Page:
The Copyright Office has become aware that, as a result of the COVID-19 national emergency, some entities, including at least one DMP and its licensing administrator [HFA], may be prevented from serving NOIs and SOAs in a timely manner due to an inability to physically process paper notices and statements resulting from a shutdown of corporate offices [by HFA]. In the instance that has come to the Office’s attention, the Office also understands that processing of paper checks originates from a different location and remains unaffected. [So why toll payment obligations?]
To mitigate the effect of disruption upon all stakeholders of the section 115 license [but really to help HFA alone], including licensees, music publishers, and songwriters, the Acting Register is temporarily adjusting the application of certain timing provisions. Recognizing that the section 115 license reflects a complex balancing of interests most recently addressed by Congress through passage of the MMA and the existing reliance upon the current structure by various stakeholders, the Office is providing a reasonable framework for relief [and giving HFA exactly what they wanted] that minimizes disruption to longstanding expectations [and legal obligations], including with respect to royalty payments, and promotes transparency in compulsory licensing. [How?] These adjustments will apply as follows:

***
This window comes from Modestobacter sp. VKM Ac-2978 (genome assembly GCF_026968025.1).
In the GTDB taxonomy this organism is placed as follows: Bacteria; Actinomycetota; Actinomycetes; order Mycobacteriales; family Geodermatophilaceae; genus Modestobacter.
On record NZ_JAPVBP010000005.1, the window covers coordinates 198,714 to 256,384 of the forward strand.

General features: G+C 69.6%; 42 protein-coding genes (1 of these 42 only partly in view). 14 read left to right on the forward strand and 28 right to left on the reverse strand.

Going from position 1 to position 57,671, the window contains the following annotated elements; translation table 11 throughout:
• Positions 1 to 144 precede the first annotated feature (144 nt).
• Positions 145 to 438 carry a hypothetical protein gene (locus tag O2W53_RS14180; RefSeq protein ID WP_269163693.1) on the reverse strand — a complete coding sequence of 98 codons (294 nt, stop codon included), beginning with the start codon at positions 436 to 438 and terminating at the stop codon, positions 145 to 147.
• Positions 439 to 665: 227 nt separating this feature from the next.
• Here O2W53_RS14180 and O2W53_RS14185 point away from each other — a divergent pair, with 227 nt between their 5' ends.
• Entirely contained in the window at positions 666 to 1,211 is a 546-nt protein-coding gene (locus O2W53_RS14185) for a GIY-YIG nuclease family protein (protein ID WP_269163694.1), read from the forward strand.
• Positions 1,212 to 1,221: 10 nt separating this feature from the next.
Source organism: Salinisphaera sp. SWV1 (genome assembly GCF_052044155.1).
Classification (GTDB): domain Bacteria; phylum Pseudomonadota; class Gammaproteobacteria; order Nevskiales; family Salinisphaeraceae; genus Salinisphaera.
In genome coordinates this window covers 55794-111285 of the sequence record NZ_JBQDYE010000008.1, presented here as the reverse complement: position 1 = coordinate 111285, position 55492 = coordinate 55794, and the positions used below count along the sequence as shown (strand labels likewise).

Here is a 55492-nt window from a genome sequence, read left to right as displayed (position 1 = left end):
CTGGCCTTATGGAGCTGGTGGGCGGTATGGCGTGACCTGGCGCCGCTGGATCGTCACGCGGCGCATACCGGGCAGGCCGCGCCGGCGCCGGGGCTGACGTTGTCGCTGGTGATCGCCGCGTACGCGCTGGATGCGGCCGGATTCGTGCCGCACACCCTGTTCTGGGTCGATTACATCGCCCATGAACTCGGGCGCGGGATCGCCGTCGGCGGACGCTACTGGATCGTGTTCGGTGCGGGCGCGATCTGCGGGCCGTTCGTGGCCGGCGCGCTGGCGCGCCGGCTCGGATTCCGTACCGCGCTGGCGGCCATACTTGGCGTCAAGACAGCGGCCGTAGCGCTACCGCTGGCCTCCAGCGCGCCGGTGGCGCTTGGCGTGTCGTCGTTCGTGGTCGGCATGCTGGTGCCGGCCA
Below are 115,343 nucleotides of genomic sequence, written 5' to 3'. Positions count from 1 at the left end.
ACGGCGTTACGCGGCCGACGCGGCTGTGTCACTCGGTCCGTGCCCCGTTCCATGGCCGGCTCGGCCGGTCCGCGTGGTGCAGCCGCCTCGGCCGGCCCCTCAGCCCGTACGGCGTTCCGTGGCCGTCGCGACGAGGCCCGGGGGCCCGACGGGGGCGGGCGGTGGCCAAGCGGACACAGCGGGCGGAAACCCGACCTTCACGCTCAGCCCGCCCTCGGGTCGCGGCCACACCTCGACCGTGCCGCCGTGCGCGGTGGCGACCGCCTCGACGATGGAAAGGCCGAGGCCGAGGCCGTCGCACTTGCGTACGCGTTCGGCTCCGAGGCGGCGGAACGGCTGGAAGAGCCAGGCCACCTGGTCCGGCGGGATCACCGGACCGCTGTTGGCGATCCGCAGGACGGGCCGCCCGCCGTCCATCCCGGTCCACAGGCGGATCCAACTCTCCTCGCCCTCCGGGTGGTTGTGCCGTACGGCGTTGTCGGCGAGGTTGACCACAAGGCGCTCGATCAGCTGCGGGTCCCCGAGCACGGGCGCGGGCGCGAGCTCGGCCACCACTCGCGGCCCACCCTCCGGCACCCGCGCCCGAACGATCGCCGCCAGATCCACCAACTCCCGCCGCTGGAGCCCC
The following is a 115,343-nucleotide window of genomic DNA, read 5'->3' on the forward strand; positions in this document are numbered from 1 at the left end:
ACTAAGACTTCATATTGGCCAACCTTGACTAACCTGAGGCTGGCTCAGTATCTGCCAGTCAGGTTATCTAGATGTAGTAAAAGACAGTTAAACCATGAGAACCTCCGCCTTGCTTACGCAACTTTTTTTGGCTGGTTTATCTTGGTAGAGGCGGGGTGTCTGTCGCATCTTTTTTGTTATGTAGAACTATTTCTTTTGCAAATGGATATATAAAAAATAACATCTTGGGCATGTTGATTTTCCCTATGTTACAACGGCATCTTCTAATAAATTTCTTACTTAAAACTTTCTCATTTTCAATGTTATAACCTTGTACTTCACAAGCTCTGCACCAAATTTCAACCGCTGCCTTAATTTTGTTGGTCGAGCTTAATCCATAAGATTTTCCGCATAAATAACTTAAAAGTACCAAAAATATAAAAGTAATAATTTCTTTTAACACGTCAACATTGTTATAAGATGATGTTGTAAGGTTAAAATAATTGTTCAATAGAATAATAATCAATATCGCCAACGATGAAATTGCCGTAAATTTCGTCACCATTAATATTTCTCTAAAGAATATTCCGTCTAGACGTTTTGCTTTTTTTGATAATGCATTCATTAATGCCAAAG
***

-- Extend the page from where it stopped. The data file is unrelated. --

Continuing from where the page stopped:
Notices of Intention: The requirement that a NOI be served will be tolled during the period of disruption if the affected entity (1) has sent an alert to the copyright owner (directly or through respective administrators) that it is unable to serve the NOI by paper and provided clear instructions and contact information for the owner to temporarily opt-into electronic delivery during the period of disruptions in the alert and on a website of the licensee or its licensing administrator; (2) serves the notice within thirty days after the date the disruption has ended, as stated in a public announcement by the Acting Register, along with a clear statement indicating the date or expected date of distribution; and (3) complies with the general conditions outlined below. The alert in subpart (1) of this paragraph may be made by a licensing administrator and will be considered satisfied if the related certifications include a description explaining that an alert was attempted but unsuccessful due to lack of electronic contact information or a lack of ability to deliver an alert stemming from the disruption.